Dementia is a serious, chronic, and costly public health problem (1). A substantial portion of the costs associated with dementia involve the medical care of patients with the disorder (1, 2). At times the disorder necessitates admission to the medical-surgical units of general hospitals. A recent study (2) reported that 63% of the Medicare costs for patients with dementia of the Alzheimer’s type consists of payment for inpatient hospital care.
Little is known about the care of patients with dementia in medical-surgical units of general hospitals. Several studies, mostly from outside the United States, have reported that the prevalence of dementia among persons discharged from general hospitals is 8%–27% (3–10). Others have reported that hospital length of stay is longer for patients with dementia (4, 8–14) and that this prolonged length of stay might be reduced when a "social model" is applied, including an intensive effort to identify dementia and work on discharge soon after admission (12, 15, 16). Only two studies have investigated the in-hospital mortality rates of patients with dementia, and they report contradictory results (11, 12).
The goals of this study were to investigate the frequency of dementia among patients admitted to the Johns Hopkins Hospital and to compare the costs, lengths of stay, diagnoses, and mortality rates for patients with dementia to those for patients without dementia.
The computerized records of Johns Hopkins Hospital, collected as part of routine clinical care after each patient discharge, were analyzed without the presence of identifying information for this study. The study was thus exempt from institutional review board review. Data from psychiatric units were excluded. In 1996 and 1997 there were 76,856 discharges from the medical-surgical units of the hospital. Analyses were initially conducted for 1996 and 1997 separately, but the findings were so similar that pooled results are reported. If patients were discharged more than once, each discharge contributed a different set of observations. In these records 21,251 (28%) of the discharges involved persons age 60 and older at the time of admission. The analyses were limited to this age group because of the low prevalence of dementia before age 60.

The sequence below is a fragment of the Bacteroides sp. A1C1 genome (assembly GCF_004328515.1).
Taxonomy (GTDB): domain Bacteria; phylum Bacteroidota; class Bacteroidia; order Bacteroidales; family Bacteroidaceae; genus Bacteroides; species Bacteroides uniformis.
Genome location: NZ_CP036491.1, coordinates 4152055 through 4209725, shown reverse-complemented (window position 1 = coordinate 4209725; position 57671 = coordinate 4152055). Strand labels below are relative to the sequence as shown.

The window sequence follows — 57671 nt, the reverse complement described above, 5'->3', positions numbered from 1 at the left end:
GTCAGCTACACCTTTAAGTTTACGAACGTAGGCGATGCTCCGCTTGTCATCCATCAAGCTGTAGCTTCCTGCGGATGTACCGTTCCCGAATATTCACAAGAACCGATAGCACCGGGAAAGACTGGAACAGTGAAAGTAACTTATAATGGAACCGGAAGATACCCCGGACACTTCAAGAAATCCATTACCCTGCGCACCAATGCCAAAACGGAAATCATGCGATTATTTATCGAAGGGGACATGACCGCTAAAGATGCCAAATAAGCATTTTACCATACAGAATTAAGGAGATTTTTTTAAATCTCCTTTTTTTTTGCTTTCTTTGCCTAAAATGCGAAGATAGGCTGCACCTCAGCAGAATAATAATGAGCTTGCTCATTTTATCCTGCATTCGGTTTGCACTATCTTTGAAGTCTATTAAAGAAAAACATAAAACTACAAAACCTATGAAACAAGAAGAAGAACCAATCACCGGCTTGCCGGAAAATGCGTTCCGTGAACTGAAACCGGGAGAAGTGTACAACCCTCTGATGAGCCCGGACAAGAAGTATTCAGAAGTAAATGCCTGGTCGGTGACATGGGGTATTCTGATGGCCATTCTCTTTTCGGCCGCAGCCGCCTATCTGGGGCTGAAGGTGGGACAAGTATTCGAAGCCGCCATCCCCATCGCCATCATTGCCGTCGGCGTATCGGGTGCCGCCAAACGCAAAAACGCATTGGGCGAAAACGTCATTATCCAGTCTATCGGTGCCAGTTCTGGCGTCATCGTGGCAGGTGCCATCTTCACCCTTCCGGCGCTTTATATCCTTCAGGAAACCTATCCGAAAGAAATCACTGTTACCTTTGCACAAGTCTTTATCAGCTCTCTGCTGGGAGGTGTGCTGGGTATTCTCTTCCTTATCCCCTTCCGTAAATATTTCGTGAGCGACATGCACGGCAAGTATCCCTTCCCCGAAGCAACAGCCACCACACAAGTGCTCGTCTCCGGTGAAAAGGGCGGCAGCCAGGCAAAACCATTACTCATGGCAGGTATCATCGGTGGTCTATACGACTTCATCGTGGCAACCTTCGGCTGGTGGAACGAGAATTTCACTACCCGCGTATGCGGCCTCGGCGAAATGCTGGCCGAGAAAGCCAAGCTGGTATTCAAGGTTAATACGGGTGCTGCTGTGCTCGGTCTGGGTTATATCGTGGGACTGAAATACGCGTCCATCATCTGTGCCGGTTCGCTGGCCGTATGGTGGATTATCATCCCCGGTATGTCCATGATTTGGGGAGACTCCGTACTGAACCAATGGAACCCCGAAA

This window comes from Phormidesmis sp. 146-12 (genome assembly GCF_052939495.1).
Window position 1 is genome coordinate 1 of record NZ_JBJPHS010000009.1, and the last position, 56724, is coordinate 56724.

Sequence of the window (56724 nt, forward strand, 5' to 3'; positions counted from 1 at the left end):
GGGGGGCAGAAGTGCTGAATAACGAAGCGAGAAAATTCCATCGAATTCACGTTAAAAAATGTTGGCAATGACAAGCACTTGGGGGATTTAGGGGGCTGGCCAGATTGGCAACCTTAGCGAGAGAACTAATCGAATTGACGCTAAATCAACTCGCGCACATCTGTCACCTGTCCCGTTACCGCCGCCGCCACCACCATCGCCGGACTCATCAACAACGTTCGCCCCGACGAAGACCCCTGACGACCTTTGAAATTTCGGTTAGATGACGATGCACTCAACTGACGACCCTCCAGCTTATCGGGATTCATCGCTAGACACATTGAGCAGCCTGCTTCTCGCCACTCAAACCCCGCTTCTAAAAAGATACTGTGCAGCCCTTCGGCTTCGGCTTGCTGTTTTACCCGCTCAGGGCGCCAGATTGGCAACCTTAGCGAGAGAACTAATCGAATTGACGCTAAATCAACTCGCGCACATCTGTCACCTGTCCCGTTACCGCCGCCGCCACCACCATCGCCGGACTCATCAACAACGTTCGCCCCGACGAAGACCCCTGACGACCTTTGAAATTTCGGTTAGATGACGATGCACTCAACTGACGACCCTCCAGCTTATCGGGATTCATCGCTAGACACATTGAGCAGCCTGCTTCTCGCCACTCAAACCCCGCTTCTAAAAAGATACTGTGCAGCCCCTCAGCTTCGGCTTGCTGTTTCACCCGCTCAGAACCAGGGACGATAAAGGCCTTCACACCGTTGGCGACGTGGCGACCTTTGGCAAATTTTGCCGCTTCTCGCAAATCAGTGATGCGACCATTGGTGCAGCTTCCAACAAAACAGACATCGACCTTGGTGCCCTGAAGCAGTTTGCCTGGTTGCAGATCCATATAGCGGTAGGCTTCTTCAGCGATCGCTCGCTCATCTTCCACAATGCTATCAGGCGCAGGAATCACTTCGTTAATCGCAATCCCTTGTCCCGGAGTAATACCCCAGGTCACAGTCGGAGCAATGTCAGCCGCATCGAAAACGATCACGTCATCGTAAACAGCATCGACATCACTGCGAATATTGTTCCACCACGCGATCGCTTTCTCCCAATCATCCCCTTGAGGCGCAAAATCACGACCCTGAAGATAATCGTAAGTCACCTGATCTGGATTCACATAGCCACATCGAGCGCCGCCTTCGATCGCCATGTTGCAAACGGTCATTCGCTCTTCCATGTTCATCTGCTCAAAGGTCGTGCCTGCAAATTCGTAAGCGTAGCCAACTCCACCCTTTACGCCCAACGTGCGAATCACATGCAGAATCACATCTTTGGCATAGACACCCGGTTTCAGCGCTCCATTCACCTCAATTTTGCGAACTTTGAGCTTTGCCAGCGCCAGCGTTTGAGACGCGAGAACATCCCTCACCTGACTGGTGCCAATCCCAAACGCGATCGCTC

To estimate the frequency of dementia in the study group, the proportion of all discharge diagnoses for which the attending physician recorded an ICD-9-CM code indicative of any form of dementia (290 or 331 series) was calculated. Patients with a diagnosis of dementia were then compared to patients with no discharge diagnosis of dementia on age, race, sex, primary discharge diagnosis (an indicator of the reason for which they were admitted), length of stay, and total hospital cost billed to the patient. The rates of in-hospital mortality between the two groups were compared as well.
The differences in sociodemographic characteristics or mortality rates were assessed by using t tests (age) or chi-square tests (gender, sex, and mortality rates). Differences in lengths of stay, total costs, and inpatient mortality rates were assessed for statistical significance in univariate and multivariate logistic (mortality rates) or linear (lengths of stay and costs) regression models; the latter were adjusted for age, race, and sex.
The cumulative frequency of dementia in the study group was 3.9% (823 of 21,251) compared to 4.5% in the general population of east Baltimore, which surrounds the hospital (17). In patients aged 60–64 this frequency was 2.6% (128 of 4,935). No regional population figures were available for comparison with this group. In patients aged 65–74 the frequency was 3.2% (319 of 9,954) compared to 1.2% in the general population of east Baltimore (17). In those aged 75–84 the frequency was 5.3% (281 of 5,298) versus 5.3% in general population of east Baltimore. In those 85 years and older the frequency was 8.9% (95 of 1,064) versus 25.6% in the general population of east Baltimore.
Comparison of Patients With and Patients Without Dementia